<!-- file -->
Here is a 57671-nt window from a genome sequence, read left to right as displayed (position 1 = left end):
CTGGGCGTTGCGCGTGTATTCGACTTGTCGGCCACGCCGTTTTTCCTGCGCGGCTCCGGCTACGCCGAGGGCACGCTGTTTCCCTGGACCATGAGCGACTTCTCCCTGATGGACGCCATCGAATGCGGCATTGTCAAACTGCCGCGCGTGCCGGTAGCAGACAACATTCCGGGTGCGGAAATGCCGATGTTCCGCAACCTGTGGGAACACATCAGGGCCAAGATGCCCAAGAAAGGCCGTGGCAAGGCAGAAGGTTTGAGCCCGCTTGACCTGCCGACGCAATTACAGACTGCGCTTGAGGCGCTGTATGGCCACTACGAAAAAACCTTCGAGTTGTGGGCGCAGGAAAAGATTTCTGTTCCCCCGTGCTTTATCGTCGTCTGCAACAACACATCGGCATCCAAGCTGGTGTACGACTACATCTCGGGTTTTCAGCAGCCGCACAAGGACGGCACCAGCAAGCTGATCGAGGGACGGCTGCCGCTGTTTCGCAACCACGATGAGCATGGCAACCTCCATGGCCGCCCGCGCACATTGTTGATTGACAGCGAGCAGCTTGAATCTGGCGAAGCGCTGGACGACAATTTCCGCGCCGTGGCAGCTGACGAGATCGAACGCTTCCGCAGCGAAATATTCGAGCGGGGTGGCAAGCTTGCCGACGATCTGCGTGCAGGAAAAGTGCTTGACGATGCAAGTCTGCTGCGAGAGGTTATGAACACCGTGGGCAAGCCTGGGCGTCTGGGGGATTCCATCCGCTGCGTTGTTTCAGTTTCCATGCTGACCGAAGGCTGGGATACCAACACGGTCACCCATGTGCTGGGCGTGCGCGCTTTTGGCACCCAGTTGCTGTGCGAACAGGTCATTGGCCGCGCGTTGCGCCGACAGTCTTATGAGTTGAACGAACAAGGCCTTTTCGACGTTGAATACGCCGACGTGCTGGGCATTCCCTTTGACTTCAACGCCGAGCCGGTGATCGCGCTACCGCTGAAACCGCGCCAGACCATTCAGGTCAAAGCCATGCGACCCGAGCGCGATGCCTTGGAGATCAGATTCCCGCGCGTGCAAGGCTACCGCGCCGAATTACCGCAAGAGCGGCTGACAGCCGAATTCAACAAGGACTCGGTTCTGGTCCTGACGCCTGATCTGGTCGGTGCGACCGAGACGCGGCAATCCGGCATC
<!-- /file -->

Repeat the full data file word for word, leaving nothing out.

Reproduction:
Here is a 57671-nt window from a genome sequence, read left to right as displayed (position 1 = left end):
CTGGGCGTTGCGCGTGTATTCGACTTGTCGGCCACGCCGTTTTTCCTGCGCGGCTCCGGCTACGCCGAGGGCACGCTGTTTCCCTGGACCATGAGCGACTTCTCCCTGATGGACGCCATCGAATGCGGCATTGTCAAACTGCCGCGCGTGCCGGTAGCAGACAACATTCCGGGTGCGGAAATGCCGATGTTCCGCAACCTGTGGGAACACATCAGGGCCAAGATGCCCAAGAAAGGCCGTGGCAAGGCAGAAGGTTTGAGCCCGCTTGACCTGCCGACGCAATTACAGACTGCGCTTGAGGCGCTGTATGGCCACTACGAAAAAACCTTCGAGTTGTGGGCGCAGGAAAAGATTTCTGTTCCCCCGTGCTTTATCGTCGTCTGCAACAACACATCGGCATCCAAGCTGGTGTACGACTACATCTCGGGTTTTCAGCAGCCGCACAAGGACGGCACCAGCAAGCTGATCGAGGGACGGCTGCCGCTGTTTCGCAACCACGATGAGCATGGCAACCTCCATGGCCGCCCGCGCACATTGTTGATTGACAGCGAGCAGCTTGAATCTGGCGAAGCGCTGGACGACAATTTCCGCGCCGTGGCAGCTGACGAGATCGAACGCTTCCGCAGCGAAATATTCGAGCGGGGTGGCAAGCTTGCCGACGATCTGCGTGCAGGAAAAGTGCTTGACGATGCAAGTCTGCTGCGAGAGGTTATGAACACCGTGGGCAAGCCTGGGCGTCTGGGGGATTCCATCCGCTGCGTTGTTTCAGTTTCCATGCTGACCGAAGGCTGGGATACCAACACGGTCACCCATGTGCTGGGCGTGCGCGCTTTTGGCACCCAGTTGCTGTGCGAACAGGTCATTGGCCGCGCGTTGCGCCGACAGTCTTATGAGTTGAACGAACAAGGCCTTTTCGACGTTGAATACGCCGACGTGCTGGGCATTCCCTTTGACTTCAACGCCGAGCCGGTGATCGCGCTACCGCTGAAACCGCGCCAGACCATTCAGGTCAAAGCCATGCGACCCGAGCGCGATGCCTTGGAGATCAGATTCCCGCGCGTGCAAGGCTACCGCGCCGAATTACCGCAAGAGCGGCTGACAGCCGAATTCAACAAGGACTCGGTTCTGGTCCTGACGCCTGATCTGGTCGGTGCGACCGAGACGCGGCAATCCGGCATC